This post is part of our Non Sequitur Fridays series, which will feature a different Wistia team member's take on a non-Wistia-related topic each week. It's like our "employee of the month" but less "of the month"-y. Jim Bancroft is an Engineer at Wistia.
Those who know me also know that I am an avid fan of the New England Patriots. Football is one of the few sports that I didn't get to play as a kid, and as an adult it really intrigues me. From the times of gladiatorial combat in ancient Rome, humans have been entertained by simulated war.
Many of the terms and practices in football exemplify this. Quarterbacks are sometimes referred to as field generals, the defensive tactic of blitzing definitely comes from a German tactic used in World War 2, and the offensive and defensive lines are reminiscent of how pretty much every war before the 20th century was carried out.
Now, don't get me wrong: war itself is horrible and I'm not trying to suggest that anything about war itself is entertaining! But there's something undeniable about human psychology that makes many of us love to watch and even participate in a *simulated* war. That's why people watch and play sports.
In even more modern times, another place where people have been playing out simulated wars is in video games. There are many different types of games out there, but one of my long-time favorite genres is the real time strategy game. The quintessential RTS is Blizzard Entertainment's Starcraft series.
The latest iteration of the game (Starcraft 2: Heart of the Swarm) just came out, and let me tell you - it's awesome! In my opinion, Blizzard is one of very few companies that consistently deliver sequels with great improvements over their predecessors.
In all of the Starcraft games, you play as one of three different races. Terrans are your standard run-of-the-mill futuristic humans with a good mix of ground infantry, vehicles such as tanks, and starships. The Zerg are a biological race that act in a swarm-like manner, spreading across the battleground in an uncontrollable infestation. Finally, the Protoss are an ancient race of aliens with psionic powers and very advanced technology.
Having three different races with three distinct sets of units and buildings (which you control from an isometric perspective) allows for a great number of different strategies and many, many hours of very entertaining gameplay.
Sun Tzu said "all warfare is based on deception," and the key to Starcraft is certainly lots of deception. Just as in traditional sports like football, a trick play at the right time can turn the tide of a game, so too, in Starcraft, if you can fake your opponent out you can gain a strong edge that will seal the win.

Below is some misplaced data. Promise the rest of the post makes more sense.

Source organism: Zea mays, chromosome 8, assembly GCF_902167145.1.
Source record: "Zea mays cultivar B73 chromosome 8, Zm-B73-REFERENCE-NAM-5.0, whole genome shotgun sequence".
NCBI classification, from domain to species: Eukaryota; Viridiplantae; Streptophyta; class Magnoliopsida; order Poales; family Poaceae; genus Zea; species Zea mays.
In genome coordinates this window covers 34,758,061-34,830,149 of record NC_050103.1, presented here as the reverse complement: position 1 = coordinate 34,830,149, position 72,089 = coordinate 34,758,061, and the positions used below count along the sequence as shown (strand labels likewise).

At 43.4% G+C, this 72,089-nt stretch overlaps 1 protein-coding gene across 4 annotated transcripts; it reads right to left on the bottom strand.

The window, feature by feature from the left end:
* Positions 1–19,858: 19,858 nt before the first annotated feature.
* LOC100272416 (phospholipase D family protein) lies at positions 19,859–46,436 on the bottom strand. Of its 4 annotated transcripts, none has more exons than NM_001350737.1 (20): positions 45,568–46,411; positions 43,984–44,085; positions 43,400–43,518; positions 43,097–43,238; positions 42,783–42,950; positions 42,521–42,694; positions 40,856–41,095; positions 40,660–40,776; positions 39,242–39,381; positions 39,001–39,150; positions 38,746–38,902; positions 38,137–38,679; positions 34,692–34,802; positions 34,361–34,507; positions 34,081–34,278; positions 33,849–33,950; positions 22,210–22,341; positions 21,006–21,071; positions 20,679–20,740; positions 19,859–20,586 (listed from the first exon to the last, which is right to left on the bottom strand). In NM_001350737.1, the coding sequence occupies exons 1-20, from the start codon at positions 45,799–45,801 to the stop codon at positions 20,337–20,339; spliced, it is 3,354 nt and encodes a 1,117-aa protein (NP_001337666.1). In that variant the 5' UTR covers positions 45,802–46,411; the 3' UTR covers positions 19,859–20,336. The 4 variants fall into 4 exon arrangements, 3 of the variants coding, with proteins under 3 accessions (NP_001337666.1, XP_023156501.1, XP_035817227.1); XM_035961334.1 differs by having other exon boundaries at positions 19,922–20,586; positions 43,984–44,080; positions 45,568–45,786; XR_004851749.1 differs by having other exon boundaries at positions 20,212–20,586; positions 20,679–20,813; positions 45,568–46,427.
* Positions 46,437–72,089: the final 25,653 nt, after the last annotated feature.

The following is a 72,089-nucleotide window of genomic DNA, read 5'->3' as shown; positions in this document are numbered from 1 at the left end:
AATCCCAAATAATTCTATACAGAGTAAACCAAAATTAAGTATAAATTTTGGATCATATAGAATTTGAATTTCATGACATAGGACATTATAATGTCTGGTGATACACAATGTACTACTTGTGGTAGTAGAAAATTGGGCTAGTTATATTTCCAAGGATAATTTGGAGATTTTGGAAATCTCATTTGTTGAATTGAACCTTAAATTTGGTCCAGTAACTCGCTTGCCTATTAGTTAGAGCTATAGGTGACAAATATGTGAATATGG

Recently, I have discovered the joy of watching Starcraft in addition to playing. This is not a new phenomenon - it's been going on in South Korea for years - but it's new to me and that's why I'm writing about it! In South Korea, apparently Starcraft is so big that it gets televised just like we do in the U.S. for football (or baseball, basketball, hockey, etc.).
Anyway, I've been into this for a little over half a year now, and it definitely seems to be picking up steam worldwide. The fact that there are actually people out there who play video games professionally for a living still kind of blows my mind, but after watching a few games I started to realize that these guys are really good.
Many of them train ten or more hours per day, and the best in the world will average around 350 actions per minute. Think about that for a second: 350 actions per minute over the course of a half-hour game! Sometimes, during really intense battles, they will spike up to over 500 APM, and those are just downright exhilarating! When that's happening there might be 50 to 100 units on the screen at once, with each one of them seemingly controlled by a different player - until you realize that it's just one person doing all this stuff!
My prediction is that as the social stigma of gaming wears off here in the U.S., we will see Starcraft 2 and other eSports games go mainstream. The commentators are getting better. The tournament prizes are getting bigger. Some leagues even let you play along in a fantasy format, just like in other sports. Some things about eSports are even way ahead of their traditional counterparts, like the distribution models.
Admittedly, I am quite biased in this area, but let's face it: online video beats the heck out of traditional TV in almost every way. For ad-supported leagues, the ads play between games so the action is never interrupted. Most events can be watched either live or later at your convenience. And let's not forget that when you see a new strategy that you want to try out you can always fire up the game and get into the action first hand!
Follow Wistia on Twitter
We are constantly summarizing our Sequitur (and Non-Sequitur) antics in 140 characters or less.